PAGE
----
Author(s): Garrett DO, Jochimsen E, Jarvis W
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Abstract OBJECTIVE: The number of immunocompromised patients in hospitals has increased, resulting in a concomitant increase in the number of Aspergillus spp infections, with an exceedingly high death rate. From January 1995 through June 1996, 7 patients acquired invasive aspergillosis at a Maryland hospital (Hospital A). No cases had been detected in 1994. METHODS: To determine risk factors for infection, we conducted a case-control study and an environmental evaluation. A case was defined as histopathologic evidence of invasive Aspergillus spp infection in any Hospital A patient admitted from January 1994 through July 1996. RESULTS: Of 7 case patients identified, 5 were rheumatology patients hospitalized on 2 wards. Rheumatology case patients were more likely than randomly selected rheumatology patients without invasive Aspergillus spp infection (controls) to die (p = 0.004), to have longer hospitalization both in current (p = 0.008) and prior (p = 0.001) admissions, to receive high doses of intravenous immunosuppressive agents (p = 0.03), or to receive immunosuppressive agents for a longer period of time (p = 0.001). The environmental evaluation showed that construction areas were neither sealed off from patient care areas nor under negative pressure relative to patient-care areas. The air flow from patients' rooms was not positive in relation to the hallway and had only 1.6 air changes per hour. CONCLUSION: This investigation suggests that rheumatology patients, particularly those receiving high dose intravenous immunosuppressive agents, are at increased risk of invasive Aspergillus spp infection. A high index of suspicion for the diagnosis of nosocomial aspergillosis should be maintained in these patients and, when hospitalized, they should be assigned to rooms removed from or physically separated from construction activity.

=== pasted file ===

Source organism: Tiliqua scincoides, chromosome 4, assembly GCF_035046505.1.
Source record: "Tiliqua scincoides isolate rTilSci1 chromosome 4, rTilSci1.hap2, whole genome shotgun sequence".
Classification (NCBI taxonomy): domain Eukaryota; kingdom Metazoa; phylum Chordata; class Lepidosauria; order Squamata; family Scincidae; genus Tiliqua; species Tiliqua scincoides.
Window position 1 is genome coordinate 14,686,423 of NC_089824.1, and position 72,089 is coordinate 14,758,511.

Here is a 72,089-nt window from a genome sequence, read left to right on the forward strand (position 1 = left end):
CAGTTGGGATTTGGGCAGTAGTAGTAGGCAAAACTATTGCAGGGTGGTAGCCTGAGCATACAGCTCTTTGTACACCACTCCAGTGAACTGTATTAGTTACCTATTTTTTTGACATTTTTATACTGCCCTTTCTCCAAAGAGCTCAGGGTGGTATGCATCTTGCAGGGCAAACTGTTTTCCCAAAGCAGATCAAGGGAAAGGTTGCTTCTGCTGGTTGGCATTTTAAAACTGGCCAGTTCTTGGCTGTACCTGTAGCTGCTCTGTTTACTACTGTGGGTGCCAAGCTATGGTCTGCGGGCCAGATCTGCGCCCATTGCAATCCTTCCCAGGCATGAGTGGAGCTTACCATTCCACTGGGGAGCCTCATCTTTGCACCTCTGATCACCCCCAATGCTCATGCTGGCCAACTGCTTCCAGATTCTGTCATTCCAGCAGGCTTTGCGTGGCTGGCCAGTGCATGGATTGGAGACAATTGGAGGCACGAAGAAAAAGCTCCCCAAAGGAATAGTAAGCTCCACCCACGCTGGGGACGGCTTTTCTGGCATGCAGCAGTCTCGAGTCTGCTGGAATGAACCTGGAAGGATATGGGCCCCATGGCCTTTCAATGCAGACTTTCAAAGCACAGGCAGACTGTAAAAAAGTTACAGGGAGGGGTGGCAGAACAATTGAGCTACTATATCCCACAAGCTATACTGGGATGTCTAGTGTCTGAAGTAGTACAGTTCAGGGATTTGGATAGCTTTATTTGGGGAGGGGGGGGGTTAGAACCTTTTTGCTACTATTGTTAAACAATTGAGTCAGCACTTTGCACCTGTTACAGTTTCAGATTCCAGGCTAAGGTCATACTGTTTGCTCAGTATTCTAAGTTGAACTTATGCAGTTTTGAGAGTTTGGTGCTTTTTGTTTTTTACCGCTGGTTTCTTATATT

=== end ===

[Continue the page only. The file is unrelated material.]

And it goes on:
This article was published in J Rheumatol
and referenced in Fungal Genomics & Biology